Article by Craig Ford | When you first got married, you probably made a lot of assumptions about what your spouse believed about money. That’s perfectly natural. Usually, instead of taking the time and effort to fully getting to know someone, we take an emotional short cut and assume that they’ll do things in the exact same way as we do.
That’s why you’re surprised when your spouse:
- Writes a check knowing full well there is no money in the bank.
- Stops at an out-of-network ATM because the walk across the street (to an in-network ATM) is just too much hassle.
- Spends $10 every lunch and refuse to take a lunch.
And that’s exactly why your spouse is surprised when you:
- Insist on washing the zip lock bags to re-use them.
- Even insinuate you should cut the cable TV.
- Bring up the topic of cutting up the credit cards because you have a credit card debt problem.
Typically, these topics are issues because, until you were married, you never took the time to ask how they would respond to all these situations. Thus, one strategy for a healthy marriage and money relationship is to explore what each other really believes about money.
I think talking about money can really help you open up a new door to financial intimacy. However, for these questions to bless your marriage, you should consider discussing them with the following ground rules in place.
First, the purpose of these questions is exploratory – not accusatory. If you have an agenda to use these questions to change or manipulate your spouse, they’ll perceive it as just that.
Second, if you’re currently in a financially adversarial situation with your spouse, these questions are better asked and discussed in the presence of a qualified counselor.
Finally, allow an adequate amount of time. Perhaps you should consider taking a date together where the two of you strengthen your financial intimacy through open discussion.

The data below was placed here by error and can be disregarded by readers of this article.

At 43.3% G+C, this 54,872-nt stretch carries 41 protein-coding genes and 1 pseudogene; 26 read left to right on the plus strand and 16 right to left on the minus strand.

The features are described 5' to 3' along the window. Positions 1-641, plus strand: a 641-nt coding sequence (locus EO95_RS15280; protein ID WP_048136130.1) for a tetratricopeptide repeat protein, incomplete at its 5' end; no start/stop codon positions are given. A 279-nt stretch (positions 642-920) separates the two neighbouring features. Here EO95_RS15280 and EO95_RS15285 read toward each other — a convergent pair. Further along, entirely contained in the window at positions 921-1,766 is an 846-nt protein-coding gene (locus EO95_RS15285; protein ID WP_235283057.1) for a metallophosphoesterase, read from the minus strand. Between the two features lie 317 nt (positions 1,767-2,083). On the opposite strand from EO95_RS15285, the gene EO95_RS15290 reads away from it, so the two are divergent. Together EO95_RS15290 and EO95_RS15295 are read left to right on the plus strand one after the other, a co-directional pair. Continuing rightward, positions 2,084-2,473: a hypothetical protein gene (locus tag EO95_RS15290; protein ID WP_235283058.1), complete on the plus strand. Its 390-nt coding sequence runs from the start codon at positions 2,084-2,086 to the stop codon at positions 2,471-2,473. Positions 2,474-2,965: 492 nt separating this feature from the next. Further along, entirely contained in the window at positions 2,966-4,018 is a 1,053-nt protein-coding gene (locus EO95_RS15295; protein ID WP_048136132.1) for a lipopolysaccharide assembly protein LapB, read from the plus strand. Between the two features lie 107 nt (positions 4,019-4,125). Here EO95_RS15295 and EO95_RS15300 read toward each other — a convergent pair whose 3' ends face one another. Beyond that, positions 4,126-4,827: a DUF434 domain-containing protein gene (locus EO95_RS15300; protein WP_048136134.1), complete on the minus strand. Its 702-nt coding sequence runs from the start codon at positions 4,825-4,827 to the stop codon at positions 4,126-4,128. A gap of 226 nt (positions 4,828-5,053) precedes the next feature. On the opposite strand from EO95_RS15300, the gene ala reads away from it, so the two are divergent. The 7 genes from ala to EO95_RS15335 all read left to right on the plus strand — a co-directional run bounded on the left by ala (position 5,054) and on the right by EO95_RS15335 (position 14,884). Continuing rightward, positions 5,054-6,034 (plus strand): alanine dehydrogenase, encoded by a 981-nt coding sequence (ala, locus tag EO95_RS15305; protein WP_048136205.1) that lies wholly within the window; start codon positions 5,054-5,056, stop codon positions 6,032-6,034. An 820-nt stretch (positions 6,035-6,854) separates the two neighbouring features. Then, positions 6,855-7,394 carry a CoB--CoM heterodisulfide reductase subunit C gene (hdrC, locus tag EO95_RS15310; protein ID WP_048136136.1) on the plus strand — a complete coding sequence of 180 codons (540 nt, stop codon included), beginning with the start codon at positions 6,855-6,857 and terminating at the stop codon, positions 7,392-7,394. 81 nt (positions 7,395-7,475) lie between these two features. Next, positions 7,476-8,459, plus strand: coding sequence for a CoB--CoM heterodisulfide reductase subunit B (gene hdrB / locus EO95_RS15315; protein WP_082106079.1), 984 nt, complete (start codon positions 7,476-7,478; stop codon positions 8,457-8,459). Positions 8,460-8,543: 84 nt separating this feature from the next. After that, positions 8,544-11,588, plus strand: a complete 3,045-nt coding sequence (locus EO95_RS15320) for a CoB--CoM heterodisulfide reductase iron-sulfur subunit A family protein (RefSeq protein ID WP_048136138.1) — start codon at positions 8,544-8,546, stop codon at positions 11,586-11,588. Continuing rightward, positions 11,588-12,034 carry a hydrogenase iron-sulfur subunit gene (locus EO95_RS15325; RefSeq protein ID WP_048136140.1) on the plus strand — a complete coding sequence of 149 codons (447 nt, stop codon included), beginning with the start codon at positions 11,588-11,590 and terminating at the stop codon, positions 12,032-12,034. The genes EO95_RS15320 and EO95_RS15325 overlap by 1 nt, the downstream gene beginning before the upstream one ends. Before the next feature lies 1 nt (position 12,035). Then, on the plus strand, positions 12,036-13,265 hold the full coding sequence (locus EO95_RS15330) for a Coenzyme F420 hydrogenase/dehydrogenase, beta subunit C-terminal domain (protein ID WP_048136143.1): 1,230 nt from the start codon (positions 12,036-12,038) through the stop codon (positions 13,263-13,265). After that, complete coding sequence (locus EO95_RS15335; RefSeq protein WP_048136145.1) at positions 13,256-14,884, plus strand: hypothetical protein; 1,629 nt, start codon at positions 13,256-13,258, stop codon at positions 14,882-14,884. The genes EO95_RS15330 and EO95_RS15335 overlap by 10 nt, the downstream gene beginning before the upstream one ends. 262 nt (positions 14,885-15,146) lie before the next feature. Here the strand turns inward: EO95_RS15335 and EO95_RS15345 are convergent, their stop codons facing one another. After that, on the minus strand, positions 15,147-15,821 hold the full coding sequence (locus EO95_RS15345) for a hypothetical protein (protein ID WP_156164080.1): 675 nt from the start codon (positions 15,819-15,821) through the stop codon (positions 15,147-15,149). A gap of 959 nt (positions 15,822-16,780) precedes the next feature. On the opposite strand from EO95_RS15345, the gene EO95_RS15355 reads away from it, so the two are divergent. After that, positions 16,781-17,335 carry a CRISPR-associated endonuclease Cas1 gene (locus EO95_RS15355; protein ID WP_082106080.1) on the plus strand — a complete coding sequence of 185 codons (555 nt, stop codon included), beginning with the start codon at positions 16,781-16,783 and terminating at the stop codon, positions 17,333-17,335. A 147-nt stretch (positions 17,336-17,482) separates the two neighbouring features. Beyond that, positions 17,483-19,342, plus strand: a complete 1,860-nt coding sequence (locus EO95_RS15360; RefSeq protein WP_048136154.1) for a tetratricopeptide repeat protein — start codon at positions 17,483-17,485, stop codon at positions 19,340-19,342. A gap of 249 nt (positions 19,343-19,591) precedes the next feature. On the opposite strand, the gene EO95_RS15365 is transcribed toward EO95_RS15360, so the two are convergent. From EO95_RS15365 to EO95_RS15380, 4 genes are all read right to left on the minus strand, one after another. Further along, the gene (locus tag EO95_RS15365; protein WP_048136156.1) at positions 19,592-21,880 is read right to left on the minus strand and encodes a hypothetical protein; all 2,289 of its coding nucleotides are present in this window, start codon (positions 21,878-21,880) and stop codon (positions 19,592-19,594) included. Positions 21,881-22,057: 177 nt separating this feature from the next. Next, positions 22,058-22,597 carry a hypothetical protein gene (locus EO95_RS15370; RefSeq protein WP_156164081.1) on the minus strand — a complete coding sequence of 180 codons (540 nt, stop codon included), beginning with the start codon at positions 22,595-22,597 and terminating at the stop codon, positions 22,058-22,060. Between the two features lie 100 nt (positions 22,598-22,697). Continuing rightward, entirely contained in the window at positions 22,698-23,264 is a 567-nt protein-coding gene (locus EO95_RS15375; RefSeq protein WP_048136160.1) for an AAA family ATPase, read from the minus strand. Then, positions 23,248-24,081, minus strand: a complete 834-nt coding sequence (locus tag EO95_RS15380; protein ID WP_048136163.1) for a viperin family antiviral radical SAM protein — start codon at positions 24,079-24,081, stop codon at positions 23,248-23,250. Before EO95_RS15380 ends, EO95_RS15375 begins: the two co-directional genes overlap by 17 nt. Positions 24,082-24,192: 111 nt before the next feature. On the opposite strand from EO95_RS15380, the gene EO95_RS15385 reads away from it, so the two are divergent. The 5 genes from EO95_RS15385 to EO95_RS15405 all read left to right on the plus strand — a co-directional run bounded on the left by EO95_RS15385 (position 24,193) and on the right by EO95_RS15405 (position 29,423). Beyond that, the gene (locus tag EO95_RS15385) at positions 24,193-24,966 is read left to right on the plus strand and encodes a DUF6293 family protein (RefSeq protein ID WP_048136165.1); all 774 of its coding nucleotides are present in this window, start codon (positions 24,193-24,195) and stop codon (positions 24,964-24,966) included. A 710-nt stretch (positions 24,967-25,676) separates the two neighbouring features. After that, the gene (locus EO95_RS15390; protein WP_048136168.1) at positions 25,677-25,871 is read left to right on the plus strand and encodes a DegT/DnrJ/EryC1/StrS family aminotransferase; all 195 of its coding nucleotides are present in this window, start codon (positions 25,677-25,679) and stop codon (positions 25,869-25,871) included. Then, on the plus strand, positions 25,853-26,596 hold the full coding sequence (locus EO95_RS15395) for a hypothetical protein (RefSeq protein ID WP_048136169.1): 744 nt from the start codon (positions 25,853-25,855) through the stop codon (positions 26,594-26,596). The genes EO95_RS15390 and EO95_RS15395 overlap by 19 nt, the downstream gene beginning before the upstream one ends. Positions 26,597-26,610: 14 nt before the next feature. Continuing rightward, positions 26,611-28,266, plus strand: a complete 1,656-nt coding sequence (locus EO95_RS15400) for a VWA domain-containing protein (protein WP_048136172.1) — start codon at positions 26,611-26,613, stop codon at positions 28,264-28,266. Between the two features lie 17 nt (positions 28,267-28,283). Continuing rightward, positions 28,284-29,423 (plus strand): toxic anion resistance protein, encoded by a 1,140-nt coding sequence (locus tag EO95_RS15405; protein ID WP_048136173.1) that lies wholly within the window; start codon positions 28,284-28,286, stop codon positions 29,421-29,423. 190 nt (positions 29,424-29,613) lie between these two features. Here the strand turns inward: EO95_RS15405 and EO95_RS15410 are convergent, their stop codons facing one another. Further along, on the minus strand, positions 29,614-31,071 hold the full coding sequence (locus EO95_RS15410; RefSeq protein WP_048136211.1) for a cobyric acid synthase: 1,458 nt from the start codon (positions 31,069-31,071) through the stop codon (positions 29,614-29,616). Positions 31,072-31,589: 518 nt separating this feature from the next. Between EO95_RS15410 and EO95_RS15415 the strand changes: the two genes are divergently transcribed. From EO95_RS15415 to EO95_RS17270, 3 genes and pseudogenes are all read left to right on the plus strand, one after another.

21 Discussion Questions for Married Couples
1. When you were growing up, did you think your family was poor, middle class, or upper class? When you look back now, do you still view it in the same way? Do you have any regrets about how your parents handled money? Are there parts of your financial history you plan to avoid?
2. Did your parents typically see eye to eye on the topic of money? When they did disagree, what was the process for coming to a consensus?
3. What were some of the best ways that your parents spent money?
4. Would you classify yourself as a saver or spender? When you think about investing, do you feel confident or cautious? When you work, do you typically want to choose the path most traveled or least traveled?
5. What is your greatest financial fear? How do you think that fear impacts and influences how you spend your money?
6. What do you believe about money? I believe money is best used by ______________.
7. How do you feel about debt? Are you comfortable having credit card debt, payday loans, car loans, or a mortgage? When I look at the stack of bills we get in the mail, I feel _______________.
8. How much does something need to cost in order for it to be an us decision instead of a you decision?
9. What is the biggest financial adjustment that needs to take place in this marriage?
10. The one thing I’ve always been to shy to tell my spouse about money is _____________________.
11. I feel ___________ when you ____________ with money.
Current Financial Situation
12. If one or both of us were to lose a job today, how would you feel? Would you be financially ready to handle that crisis? If not, what could be done today to help you be prepared for it?
13. How are you enjoying your job (or homemaking)? Is there anything I can do to be more supportive?
14. I think our current debt levels are: (a) no big deal, (b) something to be aware of, (c) a serious issue, or (d) a crisis.
15. Do you have an emergency fund in place? What would need to happen to start saving up for an emergency fund?
16. If there were one thing you could change in our finances to make you feel so much better, what would that one thing be?
17. When it comes to giving money to the church or others, I feel _____________.
18. What do you want retirement to be like? Where do you see us living? What do you see us doing? Should one of us work? Part-time or full-time?
19. What are three things you’d like to do in your lifetime? What are the financial implications?
20. The one thing I’ve always wanted to do with my money is _____________.
21. (Here’s a creative one) If you won a million dollars, what do you think you would do with it?
We’d love to hear from those of you who have discussed some of these questions with your spouse. How did it go? What did you learn about each other? Meet us in the comments!
Used by permission from ChristianPF.com, Excerpts from 21 Financial Questions to Improve Your Marriage
Photo: Marriage Tax